At the helm of flight control
Take on a job in which you make a difference - ensuring that airplanes take off and land safely
Air traffic control is all about communication, teamwork, planning and decision- making.
A lot of the job is reacting fast to ever-changing situations, so it is important to adapt to changes and make decisions quickly and accurately.
It is essential to have good English skills because all communications on the job are in English.
Certain academic criteria have to be met in order to get an interview for the job. You need two passes or above in the A-levels.
In terms of the HKCEE, you will need Level 3 or above in three subjects including English, and mathematics, geography, physics or computer studies; and Level 2 or above in Chinese.
Candidates who meet the basic academic requirements are eligible to sit an aptitude test. They also have to undergo a series of interviews before being employed as a student air traffic control officer.
The salary of a student air traffic control officer is around HK$15,000 a month, but it can go up to more than HK$100,000 as you move up.
As a student officer, you have to train locally as well as overseas to become a qualified professional.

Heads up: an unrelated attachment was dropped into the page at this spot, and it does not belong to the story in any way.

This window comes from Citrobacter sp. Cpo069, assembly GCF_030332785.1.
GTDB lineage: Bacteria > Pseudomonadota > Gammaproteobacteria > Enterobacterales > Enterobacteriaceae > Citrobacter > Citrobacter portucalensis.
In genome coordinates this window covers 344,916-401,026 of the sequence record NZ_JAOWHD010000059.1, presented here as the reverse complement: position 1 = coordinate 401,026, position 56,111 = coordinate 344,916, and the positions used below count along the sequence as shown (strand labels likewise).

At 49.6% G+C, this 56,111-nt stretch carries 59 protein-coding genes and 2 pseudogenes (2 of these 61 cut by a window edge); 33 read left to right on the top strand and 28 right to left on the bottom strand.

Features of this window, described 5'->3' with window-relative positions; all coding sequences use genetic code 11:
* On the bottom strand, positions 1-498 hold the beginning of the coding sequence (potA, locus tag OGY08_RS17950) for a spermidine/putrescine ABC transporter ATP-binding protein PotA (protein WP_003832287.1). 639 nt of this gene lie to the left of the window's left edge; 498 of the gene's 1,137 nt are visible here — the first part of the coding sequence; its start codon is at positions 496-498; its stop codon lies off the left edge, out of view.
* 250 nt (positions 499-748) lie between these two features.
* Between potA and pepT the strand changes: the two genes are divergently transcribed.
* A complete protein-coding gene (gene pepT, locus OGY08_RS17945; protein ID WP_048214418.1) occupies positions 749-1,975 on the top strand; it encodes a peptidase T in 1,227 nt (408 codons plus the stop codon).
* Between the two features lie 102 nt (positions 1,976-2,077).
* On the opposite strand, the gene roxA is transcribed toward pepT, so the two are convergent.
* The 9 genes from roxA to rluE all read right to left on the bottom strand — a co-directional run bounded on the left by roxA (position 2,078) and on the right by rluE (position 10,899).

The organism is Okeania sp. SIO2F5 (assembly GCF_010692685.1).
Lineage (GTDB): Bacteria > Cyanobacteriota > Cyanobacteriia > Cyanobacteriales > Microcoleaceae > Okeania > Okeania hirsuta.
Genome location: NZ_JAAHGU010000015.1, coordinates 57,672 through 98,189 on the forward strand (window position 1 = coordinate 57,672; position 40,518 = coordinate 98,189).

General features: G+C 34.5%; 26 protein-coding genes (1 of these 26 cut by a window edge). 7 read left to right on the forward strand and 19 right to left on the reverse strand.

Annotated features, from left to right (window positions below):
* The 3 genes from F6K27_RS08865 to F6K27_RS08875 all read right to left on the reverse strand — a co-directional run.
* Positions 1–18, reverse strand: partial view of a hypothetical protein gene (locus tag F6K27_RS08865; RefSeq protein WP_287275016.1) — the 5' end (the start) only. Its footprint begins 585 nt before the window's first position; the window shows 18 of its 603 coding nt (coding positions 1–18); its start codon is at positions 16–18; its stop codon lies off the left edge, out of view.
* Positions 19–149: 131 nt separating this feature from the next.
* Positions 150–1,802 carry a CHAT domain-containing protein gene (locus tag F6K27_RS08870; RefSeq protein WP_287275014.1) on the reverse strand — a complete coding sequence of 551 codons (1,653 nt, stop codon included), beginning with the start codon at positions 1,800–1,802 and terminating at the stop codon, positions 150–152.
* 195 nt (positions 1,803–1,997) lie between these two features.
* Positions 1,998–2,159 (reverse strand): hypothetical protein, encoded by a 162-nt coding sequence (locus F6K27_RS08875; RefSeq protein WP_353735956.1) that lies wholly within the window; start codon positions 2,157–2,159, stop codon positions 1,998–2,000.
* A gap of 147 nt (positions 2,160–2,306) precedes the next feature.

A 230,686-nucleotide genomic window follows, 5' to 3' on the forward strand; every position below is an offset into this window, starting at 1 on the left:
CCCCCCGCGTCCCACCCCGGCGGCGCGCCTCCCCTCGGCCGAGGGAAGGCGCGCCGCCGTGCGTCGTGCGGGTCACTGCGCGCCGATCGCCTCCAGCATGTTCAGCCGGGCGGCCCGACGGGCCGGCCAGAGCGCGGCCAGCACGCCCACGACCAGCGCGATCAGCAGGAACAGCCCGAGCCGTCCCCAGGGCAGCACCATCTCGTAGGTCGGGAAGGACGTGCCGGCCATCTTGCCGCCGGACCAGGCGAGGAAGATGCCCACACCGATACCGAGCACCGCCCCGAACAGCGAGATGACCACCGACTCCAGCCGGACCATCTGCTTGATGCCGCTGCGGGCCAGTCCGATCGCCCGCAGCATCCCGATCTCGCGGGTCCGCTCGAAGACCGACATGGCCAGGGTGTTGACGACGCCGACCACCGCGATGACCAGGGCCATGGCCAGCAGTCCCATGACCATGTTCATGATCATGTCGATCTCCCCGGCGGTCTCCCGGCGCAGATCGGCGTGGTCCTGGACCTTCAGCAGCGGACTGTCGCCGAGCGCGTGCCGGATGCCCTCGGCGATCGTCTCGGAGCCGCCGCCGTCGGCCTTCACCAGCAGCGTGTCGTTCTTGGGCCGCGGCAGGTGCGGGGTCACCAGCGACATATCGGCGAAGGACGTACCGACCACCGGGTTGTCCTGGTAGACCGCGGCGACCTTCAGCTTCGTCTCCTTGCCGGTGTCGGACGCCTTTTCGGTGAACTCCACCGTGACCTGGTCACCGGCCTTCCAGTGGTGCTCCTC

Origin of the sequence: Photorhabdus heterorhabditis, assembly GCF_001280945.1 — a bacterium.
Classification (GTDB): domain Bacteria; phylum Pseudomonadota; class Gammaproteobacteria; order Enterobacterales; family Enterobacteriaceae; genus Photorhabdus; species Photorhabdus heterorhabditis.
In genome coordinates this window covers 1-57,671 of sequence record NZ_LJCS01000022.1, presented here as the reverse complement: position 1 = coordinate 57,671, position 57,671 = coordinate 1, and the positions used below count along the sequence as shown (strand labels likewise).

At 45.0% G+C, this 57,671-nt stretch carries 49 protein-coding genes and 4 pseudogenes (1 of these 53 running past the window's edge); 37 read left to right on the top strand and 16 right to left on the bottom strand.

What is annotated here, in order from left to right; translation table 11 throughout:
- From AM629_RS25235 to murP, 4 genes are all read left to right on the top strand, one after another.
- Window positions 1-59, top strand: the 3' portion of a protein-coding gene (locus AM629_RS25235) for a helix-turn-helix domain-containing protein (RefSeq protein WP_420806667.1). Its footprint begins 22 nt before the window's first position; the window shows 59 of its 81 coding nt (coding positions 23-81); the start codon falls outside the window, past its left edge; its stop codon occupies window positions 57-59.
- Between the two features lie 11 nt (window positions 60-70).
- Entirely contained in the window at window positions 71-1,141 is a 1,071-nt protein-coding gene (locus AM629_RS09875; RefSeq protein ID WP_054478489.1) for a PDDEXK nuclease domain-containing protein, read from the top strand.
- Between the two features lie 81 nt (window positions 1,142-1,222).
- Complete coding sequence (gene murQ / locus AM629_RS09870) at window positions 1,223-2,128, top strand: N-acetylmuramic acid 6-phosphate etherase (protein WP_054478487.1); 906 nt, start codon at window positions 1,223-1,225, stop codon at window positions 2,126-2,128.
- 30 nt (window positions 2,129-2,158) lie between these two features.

Lessons include navigation, meteorology, telecommunications, aviation laws and air traffic control procedures. Student officers also take flying lessons in Australia and receive training in Britain to broaden their knowledge of the business.
After returning from overseas training, officers receive on-the-job training. Then they will take a test to get the Associated Air Traffic Control rating.
After that they can be promoted to officer III.The job of an air traffic control officer is to ensure the safe passage of aircraft from take-off to landing.
Officers deal with five different positions: ground-movement control, air-movement control, clearance delivery, zone control and flight information.
An officer can be sent to different positions by the supervisor during the course of a shift.
It takes about five years of experience and further training for an officer III to progress to an officer II.
As you move up, your work will involve more and more management duties. If you are good at it, you stand a good chance of being promoted.
But, of course, not everyone gets promoted to the top. Some people retire as an Officer II.
Where to apply
Air traffic control officer is a government job.
A day in the life of an air traffic control officer
Air traffic control officers are at work around the clock. There are morning, afternoon and night shifts. Before starting each shift, I have to attend a daily briefing to gather the latest information on the weather, airspace restrictions, work in progress on the airfield and any special activities so as to get ready for the job.
We get a 30-minute break every two hours. The job of an air traffic controller is quite demanding and short breaks are necessary if we are to stay alert and concentrate for the duration of the shift.
We work on a 10-day cycle, and we have to cover all three shifts over the course of the cycle with four days of rest.